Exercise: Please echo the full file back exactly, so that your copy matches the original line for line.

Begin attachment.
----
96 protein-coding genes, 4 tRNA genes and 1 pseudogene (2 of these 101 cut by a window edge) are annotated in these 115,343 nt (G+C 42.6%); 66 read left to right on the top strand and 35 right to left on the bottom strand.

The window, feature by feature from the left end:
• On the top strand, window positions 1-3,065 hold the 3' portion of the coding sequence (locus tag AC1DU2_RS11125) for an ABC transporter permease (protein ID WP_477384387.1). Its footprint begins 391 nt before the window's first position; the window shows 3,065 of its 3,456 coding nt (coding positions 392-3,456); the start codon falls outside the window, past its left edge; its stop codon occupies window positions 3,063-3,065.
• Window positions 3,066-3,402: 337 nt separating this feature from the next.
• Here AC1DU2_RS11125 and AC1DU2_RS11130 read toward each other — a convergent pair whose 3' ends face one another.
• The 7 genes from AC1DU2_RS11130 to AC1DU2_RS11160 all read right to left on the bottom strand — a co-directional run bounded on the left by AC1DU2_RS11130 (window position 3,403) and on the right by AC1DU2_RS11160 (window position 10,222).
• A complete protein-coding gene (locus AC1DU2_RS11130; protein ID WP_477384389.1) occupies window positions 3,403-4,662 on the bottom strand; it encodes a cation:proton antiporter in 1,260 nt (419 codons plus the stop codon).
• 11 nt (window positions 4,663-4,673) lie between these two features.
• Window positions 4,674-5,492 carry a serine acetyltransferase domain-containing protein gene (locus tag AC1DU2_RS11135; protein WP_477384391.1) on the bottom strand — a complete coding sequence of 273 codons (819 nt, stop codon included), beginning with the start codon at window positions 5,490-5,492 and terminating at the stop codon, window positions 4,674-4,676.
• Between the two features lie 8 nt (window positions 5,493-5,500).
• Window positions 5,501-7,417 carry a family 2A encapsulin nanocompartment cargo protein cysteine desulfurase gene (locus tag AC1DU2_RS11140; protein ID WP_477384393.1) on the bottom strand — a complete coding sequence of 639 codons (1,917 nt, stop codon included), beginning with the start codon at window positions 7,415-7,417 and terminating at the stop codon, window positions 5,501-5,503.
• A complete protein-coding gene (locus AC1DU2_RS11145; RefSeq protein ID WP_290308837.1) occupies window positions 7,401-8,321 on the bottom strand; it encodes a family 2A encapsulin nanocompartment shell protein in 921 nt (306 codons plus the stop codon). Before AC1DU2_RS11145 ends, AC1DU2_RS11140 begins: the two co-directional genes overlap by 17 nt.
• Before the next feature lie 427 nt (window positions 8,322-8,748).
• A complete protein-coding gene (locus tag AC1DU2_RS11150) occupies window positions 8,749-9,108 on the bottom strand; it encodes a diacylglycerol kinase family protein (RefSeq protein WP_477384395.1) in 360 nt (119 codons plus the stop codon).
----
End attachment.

96 protein-coding genes, 4 tRNA genes and 1 pseudogene (2 of these 101 cut by a window edge) are annotated in these 115,343 nt (G+C 42.6%); 66 read left to right on the top strand and 35 right to left on the bottom strand.

The window, feature by feature from the left end:
• On the top strand, window positions 1-3,065 hold the 3' portion of the coding sequence (locus tag AC1DU2_RS11125) for an ABC transporter permease (protein ID WP_477384387.1). Its footprint begins 391 nt before the window's first position; the window shows 3,065 of its 3,456 coding nt (coding positions 392-3,456); the start codon falls outside the window, past its left edge; its stop codon occupies window positions 3,063-3,065.
• Window positions 3,066-3,402: 337 nt separating this feature from the next.
• Here AC1DU2_RS11125 and AC1DU2_RS11130 read toward each other — a convergent pair whose 3' ends face one another.
• The 7 genes from AC1DU2_RS11130 to AC1DU2_RS11160 all read right to left on the bottom strand — a co-directional run bounded on the left by AC1DU2_RS11130 (window position 3,403) and on the right by AC1DU2_RS11160 (window position 10,222).
• A complete protein-coding gene (locus AC1DU2_RS11130; protein ID WP_477384389.1) occupies window positions 3,403-4,662 on the bottom strand; it encodes a cation:proton antiporter in 1,260 nt (419 codons plus the stop codon).
• 11 nt (window positions 4,663-4,673) lie between these two features.
• Window positions 4,674-5,492 carry a serine acetyltransferase domain-containing protein gene (locus tag AC1DU2_RS11135; protein WP_477384391.1) on the bottom strand — a complete coding sequence of 273 codons (819 nt, stop codon included), beginning with the start codon at window positions 5,490-5,492 and terminating at the stop codon, window positions 4,674-4,676.
• Between the two features lie 8 nt (window positions 5,493-5,500).
• Window positions 5,501-7,417 carry a family 2A encapsulin nanocompartment cargo protein cysteine desulfurase gene (locus tag AC1DU2_RS11140; protein ID WP_477384393.1) on the bottom strand — a complete coding sequence of 639 codons (1,917 nt, stop codon included), beginning with the start codon at window positions 7,415-7,417 and terminating at the stop codon, window positions 5,501-5,503.
• A complete protein-coding gene (locus AC1DU2_RS11145; RefSeq protein ID WP_290308837.1) occupies window positions 7,401-8,321 on the bottom strand; it encodes a family 2A encapsulin nanocompartment shell protein in 921 nt (306 codons plus the stop codon). Before AC1DU2_RS11145 ends, AC1DU2_RS11140 begins: the two co-directional genes overlap by 17 nt.
• Before the next feature lie 427 nt (window positions 8,322-8,748).
• A complete protein-coding gene (locus tag AC1DU2_RS11150) occupies window positions 8,749-9,108 on the bottom strand; it encodes a diacylglycerol kinase family protein (RefSeq protein WP_477384395.1) in 360 nt (119 codons plus the stop codon).